Mrtrekkiedude 22:57, August 6, 2011 (UTC)
- Well, for the first, it would be relevant if there was a citation that this is what the writers had in mind. Since none has shown up, I agree with the removal in any case.–Cleanse ( talk | contribs ) 00:42, August 7, 2011 (UTC)
- Had what in mind? Reusing footage? Well of course that's what they had in mind. Nobody reuses footage by accident; it is always deliberate. 18.104.22.168 22:51, July 1, 2012 (UTC)
- Obviously, I was referring to the first note Mrtrekkiedude removed, regarding the "theme of the virtuous hag and the faithless beauty".--Cleanse ( talk | contribs ) 23:24, July 1, 2012 (UTC)
- It is not clear why the Enterprise could be so easily disabled by putting shielding another ship with its deflectors. Perhaps it is because Harry Mudd's ship was so far away, requiring an extra expenditure of crucial energy.
Missing dialog Edit
i just watched the blu-ray edition on we channel totally bad edit. Did anybody notice the lost of the dialogue with the computer in the interrogation room? the computer when asked about the women goes on to add the increase in heart rate with the men around the table! What happened to the pan shot of the men? also on the bridge kirk is suppose to say "are we just tired or are they the most beatiful women you've even seen... mccoy talks about them just acting beautiful or pound for pound... is this missing from the blu-ray too? or just the network edit? – The preceding unsigned comment was added by 22.214.171.124 (talk).
- Um....yeah, it's a TV edit. The episodes run about 45 minutes or less on commercial TV. The Blu-Rays are not missing any scenes. – The preceding unsigned comment was added by 126.96.36.199 (talk).
Removed notes Edit
- Although his offense record says that Harry Mudd is 6'1", Roger C. Carmel was actually 6'3". This can be seen in comparison to the other cast members (including 6'1" Nimoy), who were all shorter than him.
- Alexander Courage composed the music for this episode's trailer, one of only two times music was written specifically for a preview. His sultry trombone music was so appropriate, it was used in the actual episode as the women stroll through the corridors, while the rest of the score was written by Fred Steiner. Courage composed the soundtrack for the preview of "The Man Trap", which he scored, likely as his first assignment for the new series, as that episode was the first one aired.
- Despite the introduction of the red operations division tunic in the previous episode, Uhura is seen in a gold command division uniform both here and in "The Corbomite Maneuver".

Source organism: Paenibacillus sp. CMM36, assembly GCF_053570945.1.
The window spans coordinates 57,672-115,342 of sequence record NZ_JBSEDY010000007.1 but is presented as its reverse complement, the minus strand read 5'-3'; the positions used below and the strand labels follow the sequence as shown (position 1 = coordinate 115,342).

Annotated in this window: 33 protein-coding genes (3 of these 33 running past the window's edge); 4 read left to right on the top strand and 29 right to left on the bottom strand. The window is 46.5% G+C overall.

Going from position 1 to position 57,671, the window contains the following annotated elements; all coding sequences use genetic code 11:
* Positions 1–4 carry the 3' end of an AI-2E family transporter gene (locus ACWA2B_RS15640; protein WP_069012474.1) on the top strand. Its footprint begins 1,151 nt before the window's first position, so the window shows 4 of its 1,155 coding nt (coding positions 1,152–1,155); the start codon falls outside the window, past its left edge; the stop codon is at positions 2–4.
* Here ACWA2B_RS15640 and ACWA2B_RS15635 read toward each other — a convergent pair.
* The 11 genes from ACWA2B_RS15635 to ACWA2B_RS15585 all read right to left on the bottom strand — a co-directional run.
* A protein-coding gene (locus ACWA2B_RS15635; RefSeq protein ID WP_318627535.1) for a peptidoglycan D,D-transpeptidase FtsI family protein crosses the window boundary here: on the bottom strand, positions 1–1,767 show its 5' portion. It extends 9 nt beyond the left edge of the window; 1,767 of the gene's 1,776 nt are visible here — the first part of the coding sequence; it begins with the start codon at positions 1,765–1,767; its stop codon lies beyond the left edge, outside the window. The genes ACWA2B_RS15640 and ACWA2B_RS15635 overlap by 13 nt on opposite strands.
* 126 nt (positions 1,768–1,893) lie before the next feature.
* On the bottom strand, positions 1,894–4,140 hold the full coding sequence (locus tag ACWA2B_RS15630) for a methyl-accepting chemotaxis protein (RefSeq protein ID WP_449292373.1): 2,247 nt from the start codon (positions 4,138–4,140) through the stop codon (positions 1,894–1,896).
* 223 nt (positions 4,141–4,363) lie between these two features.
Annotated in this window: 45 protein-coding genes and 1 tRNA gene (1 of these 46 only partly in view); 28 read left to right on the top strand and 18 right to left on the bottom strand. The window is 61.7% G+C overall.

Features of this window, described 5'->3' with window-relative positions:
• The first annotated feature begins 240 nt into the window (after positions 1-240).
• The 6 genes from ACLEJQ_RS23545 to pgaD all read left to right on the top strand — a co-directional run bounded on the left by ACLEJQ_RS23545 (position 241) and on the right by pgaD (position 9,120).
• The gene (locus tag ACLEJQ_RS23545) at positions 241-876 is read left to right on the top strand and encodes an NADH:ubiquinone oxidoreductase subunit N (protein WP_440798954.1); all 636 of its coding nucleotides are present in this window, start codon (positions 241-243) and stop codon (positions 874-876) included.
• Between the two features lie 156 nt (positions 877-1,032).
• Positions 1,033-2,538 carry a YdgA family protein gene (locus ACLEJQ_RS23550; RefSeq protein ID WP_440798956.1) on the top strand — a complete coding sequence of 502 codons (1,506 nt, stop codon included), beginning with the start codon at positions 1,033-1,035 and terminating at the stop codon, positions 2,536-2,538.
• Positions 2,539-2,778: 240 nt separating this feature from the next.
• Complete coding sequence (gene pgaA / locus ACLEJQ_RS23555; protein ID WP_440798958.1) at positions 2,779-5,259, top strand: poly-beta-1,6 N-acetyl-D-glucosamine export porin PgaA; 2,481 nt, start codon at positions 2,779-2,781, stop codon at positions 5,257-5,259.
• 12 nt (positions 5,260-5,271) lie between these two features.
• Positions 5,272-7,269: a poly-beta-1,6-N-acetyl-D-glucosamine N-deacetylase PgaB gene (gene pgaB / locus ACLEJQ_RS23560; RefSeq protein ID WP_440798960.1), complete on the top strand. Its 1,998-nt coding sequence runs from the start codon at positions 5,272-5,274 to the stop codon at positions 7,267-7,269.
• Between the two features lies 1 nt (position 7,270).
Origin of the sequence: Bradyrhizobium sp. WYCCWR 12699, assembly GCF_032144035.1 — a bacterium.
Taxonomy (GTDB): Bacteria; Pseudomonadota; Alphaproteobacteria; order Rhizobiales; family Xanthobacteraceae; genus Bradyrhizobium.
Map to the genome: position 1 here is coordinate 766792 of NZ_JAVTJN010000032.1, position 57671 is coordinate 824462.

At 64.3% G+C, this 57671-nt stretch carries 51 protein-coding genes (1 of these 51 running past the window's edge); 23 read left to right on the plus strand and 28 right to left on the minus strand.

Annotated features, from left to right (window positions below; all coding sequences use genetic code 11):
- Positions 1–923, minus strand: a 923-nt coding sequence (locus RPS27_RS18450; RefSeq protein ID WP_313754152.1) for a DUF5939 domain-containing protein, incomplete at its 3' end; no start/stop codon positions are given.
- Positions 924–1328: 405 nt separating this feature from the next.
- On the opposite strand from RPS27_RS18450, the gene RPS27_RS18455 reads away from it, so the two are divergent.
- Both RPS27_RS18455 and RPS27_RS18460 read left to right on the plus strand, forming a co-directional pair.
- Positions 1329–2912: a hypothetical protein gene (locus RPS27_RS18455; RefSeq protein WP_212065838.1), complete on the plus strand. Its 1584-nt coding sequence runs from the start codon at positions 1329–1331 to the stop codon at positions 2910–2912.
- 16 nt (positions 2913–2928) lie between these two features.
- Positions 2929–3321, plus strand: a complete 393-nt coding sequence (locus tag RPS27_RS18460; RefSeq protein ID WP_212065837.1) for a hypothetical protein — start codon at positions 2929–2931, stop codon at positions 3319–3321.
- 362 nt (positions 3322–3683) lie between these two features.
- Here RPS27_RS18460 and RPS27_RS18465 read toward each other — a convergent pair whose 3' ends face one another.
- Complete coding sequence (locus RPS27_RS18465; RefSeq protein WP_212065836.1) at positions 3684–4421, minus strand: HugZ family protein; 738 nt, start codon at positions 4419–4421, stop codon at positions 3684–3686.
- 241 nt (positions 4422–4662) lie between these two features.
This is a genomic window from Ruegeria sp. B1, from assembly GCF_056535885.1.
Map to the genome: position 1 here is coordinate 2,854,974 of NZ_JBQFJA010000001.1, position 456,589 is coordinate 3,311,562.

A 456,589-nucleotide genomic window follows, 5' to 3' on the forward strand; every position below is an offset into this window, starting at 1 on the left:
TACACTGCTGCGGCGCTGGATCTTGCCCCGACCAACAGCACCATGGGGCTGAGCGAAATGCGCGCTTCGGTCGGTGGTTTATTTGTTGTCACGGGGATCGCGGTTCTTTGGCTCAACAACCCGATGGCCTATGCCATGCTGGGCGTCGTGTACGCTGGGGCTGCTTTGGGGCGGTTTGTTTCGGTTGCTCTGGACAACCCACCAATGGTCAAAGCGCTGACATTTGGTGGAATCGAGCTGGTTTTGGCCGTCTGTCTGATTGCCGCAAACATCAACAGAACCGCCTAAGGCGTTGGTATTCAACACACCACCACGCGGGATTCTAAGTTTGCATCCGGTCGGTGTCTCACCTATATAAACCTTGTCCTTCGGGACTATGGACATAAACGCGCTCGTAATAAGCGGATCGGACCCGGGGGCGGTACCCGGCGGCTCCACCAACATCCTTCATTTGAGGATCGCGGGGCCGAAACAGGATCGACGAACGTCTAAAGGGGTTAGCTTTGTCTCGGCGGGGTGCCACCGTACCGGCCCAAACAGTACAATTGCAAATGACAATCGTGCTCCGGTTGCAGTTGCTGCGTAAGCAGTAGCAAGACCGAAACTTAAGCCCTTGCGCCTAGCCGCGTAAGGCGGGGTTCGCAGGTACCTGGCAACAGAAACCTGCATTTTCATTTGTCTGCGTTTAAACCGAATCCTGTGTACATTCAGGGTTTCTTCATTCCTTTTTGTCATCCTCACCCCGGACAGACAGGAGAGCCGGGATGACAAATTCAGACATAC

- Kirk's quarters have a window in this episode and a few others to follow. These may not be his normal quarters because Spock directs the turbolift to take him, Mudd and the women to Deck 12. The window will disappear in subsequent episodes. Kirk's quarters are later situated on Deck 5.
- In an inventive bit of editing, the close-up shot of Eve's hand closing in on the Venus drug is followed by a similar close-up of Spock's hand cradling a cracked lithium crystal.
- After Harry Mudd's trial, as Eve is pleading with Kirk to help the women get to their destination, an off stage voice ( ostensibly the director's ) can be heard on the soundtrack to say "Lights!" as a cue for the studio technicians to dim the lighting, signaling the failure of the last lithium crystal.
- Mudd says to Spock, "You're part Vulcanian, aren't you?" Mudd was somehow able to distinguish this in Spock, apparently on sight. It is possible that, in the early days of TOS, Spock was meant to look more Human than most full-blooded "Vulcanians," which would explain Mudd's ability to recognize his hybrid status on sight. In later episodes, and throughout the films and later series, Spock is considered to look like any full-blooded Vulcan. It is also possible that the episode's writers meant the viewer to conclude that Mudd had some pre-existing familiarity with both Spock's heritage and his inclusion in the Enterprise's command crew. Another possibility is that Enterprise was originally conceived as a human vessel, instead of a vessel of the multi-species Starfleet and thus Spock was still able to serve on the Enterprise due to being part-human.
- --Chalet (talk) 17:43, March 24, 2017 (UTC)
- I removed:
- At one point, Scotty refers to the Enterprise as weighing "almost a million gross tons" in observing the tenuousness of "...almost a million gross tons (of starship) depending on a crystal the size of my fist...". In the Star Trek Star Fleet Technical Manual, author Franz Joseph establishes the weight of a Constitution-class starship as 190,000 tons – just as Gene Roddenberry did in his very first proposal for the series, Star Trek is....
- A gross ton and a ton are two completely different measurements. One is volume the other is mass. --Alan del Beccio (talk) 14:14, April 4, 2017 (UTC)
- I removed: